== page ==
Who Is at Higher Risk for Severe Illness from COVID-19?
Some people are at a higher risk of suffering from severe COVID-19 than others. This is due to certain conditions affecting the individual. So, what are these conditions? Is COVID getting worse? Who is at a higher risk of contracting severe COVID-19?
This article will cover the different groups of people at a higher risk of serious COVID-19 and how they can avoid getting the infection.
Who Is at Higher Risk for Severe Covid-19?
What are underlying conditions for COVID boost? Also, how serious is COVID-19 in these people? Here are some groups of people who might suffer from a serious case of the infection and some reasons why COVID-19 is dangerous for them.
There is an increased COVID risk by age, with older people being more susceptible to COVID-19. As of November 2021, the Centers for Disease Control and Prevention (CDC) said that more than 75% of COVID-19 deaths in the US were among people 65 and older.
People in this age range make up almost 42% of COVID-19-related intensive care hospitalisations. Here are some reasons why:
- The immune system of an older person gets weaker over time, making it less able to fight off sickness.
- Older people typically have underlying long-term medical conditions that could worsen when they get infected with COVID-19.
- When people get older, inflammation often gets worse, which can cause organ failure.
- As people get older, the lung tissue becomes less flexible. This makes breathing problems like COVID-19 more dangerous.
COVID-19 poses a greater risk of death and other problems for pregnant women and women who recently delivered.
The COVID-19 infection has also been related to preterm birth and infertility, so it's best to take all precautionary measures if you're expecting a baby.
Furthermore, heart and lung diseases that have been present for some time can increase COVID progression for both mother and child.
Also, pregnancies tend to affect a woman's immune system, which could make the mother and child more susceptible to respiratory infections.
Therefore, pregnant women need to take the COVID-19 vaccines. They are safe and highly effective.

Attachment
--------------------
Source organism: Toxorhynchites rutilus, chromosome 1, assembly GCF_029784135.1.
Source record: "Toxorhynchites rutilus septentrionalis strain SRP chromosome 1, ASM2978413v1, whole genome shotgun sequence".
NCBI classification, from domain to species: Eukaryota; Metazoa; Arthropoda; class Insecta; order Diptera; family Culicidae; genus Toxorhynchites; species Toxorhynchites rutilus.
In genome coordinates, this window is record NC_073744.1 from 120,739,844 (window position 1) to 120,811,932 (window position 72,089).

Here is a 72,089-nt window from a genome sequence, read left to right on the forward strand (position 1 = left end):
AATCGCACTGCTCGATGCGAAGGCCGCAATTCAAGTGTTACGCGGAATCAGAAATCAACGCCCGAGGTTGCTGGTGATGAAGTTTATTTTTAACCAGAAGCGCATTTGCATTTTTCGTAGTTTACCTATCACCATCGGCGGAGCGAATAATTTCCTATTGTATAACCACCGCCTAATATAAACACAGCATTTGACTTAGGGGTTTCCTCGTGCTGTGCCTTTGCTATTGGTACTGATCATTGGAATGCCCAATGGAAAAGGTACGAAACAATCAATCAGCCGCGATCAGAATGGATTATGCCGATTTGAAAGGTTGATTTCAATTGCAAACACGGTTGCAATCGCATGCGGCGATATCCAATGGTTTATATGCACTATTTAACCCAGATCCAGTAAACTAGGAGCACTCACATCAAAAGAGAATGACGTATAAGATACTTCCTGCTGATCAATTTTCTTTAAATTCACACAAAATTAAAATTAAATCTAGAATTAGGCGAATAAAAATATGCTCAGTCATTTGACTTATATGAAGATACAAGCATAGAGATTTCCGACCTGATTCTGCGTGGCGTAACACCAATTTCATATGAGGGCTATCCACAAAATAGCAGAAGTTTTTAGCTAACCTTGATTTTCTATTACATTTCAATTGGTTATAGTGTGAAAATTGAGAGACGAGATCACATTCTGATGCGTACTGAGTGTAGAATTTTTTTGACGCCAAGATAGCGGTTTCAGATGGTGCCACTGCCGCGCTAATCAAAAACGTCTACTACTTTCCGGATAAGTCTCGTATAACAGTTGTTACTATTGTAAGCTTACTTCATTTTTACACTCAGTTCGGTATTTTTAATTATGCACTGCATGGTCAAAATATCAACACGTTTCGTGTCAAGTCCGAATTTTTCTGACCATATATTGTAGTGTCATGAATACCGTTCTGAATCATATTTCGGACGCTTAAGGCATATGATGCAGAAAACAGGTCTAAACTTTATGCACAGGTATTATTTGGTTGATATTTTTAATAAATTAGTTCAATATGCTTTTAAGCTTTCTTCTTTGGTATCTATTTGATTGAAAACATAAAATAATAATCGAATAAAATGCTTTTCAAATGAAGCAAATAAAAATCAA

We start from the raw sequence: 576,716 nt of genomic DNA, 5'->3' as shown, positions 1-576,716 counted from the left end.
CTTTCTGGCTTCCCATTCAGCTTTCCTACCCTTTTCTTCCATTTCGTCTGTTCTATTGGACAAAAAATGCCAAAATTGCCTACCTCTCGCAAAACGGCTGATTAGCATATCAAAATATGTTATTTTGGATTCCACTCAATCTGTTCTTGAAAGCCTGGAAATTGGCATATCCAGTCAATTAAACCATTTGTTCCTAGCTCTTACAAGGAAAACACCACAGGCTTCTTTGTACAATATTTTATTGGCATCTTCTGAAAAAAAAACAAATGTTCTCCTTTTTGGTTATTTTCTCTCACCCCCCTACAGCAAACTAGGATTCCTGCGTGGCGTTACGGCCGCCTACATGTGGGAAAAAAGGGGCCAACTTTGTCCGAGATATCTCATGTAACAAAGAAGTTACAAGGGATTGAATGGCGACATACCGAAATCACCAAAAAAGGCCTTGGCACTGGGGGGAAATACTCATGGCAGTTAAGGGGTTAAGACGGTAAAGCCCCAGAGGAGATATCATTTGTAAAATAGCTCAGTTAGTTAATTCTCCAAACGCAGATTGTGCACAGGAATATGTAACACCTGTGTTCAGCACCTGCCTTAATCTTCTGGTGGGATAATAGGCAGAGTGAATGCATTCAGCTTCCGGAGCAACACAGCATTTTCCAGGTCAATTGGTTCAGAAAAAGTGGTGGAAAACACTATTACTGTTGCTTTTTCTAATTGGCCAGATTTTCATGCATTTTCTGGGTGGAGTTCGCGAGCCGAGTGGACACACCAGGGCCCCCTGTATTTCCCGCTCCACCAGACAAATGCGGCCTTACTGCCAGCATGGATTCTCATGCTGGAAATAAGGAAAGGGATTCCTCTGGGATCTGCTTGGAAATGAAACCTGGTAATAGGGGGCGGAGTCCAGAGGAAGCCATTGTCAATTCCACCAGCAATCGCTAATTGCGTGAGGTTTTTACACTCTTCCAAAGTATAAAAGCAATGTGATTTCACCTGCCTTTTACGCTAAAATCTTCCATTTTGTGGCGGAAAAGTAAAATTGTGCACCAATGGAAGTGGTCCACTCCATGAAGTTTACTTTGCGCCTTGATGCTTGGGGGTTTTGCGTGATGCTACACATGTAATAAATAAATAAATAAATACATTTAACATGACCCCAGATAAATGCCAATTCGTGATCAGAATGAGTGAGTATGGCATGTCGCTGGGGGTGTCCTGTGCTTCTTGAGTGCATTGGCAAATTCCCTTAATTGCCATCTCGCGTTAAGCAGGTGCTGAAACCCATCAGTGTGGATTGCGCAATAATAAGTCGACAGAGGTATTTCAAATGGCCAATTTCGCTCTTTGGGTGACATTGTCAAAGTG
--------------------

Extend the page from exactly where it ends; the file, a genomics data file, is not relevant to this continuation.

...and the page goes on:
People With Heart Disease
Even though COVID-19 mostly affects the respiratory system, the heart pumps oxygen to the body's cells. Therefore, when people with heart problems like heart failure, coronary artery disease, or cardiomyopathy fall sick, their lungs need to work hard, which means their heart would have to work harder as well. Sadly, this is not good for their health condition.
Those With Diabetes
Individuals with type 1 and type 2 diabetes mellitus are at a greater risk for developing severe COVID-19 symptoms. Being overweight, obese, or morbidly obese also raises the risk factors. This is because both diabetes and excess body weight have negative effects on the immune system.
People with diabetes are at a greater risk of contracting infections. Hence, you should take care of your blood sugar.
Also, you should take your diabetes medication and insulin as directed, which can help reduce your risk. If you are overweight or obese, you should try to lose weight by eating healthier and exercising more.
Persons With Cancer
After exposure to COVID-19, people with cancer are more likely to get a serious illness. Depending on the type of cancer and the treatment plan, this risk may be higher in some cases than in others.
If you are getting any treatments, you should talk to your oncologist about when you should get your COVID-19 shot and if you need a booster shot. This is because immunosuppressive therapies can make vaccines meant to prevent infection less effective.
People With Chronic Kidney or Liver Disease
If you have chronic kidney or liver disease, which can weaken your immune system, you may be more likely to get severe symptoms from COVID-19. In addition, having severe COVID-19 symptoms and taking drugs to treat the disease can cause damage to the liver.
If you have a chronic renal disease, it can only be treated by going to dialysis sessions on a regular basis. Therefore, ensure to go for all visits. Be sure to tell your doctor about any health worries you have.
Those With Down Syndrome
Those with Down syndrome tend to be more likely to get COVID-19 because of their proneness for lung infections. Additionally, they are more likely to already have diseases, including diabetes, sleep apnea, obesity, and heart disease, all of which have been linked to the onset of severe COVID-19 symptoms.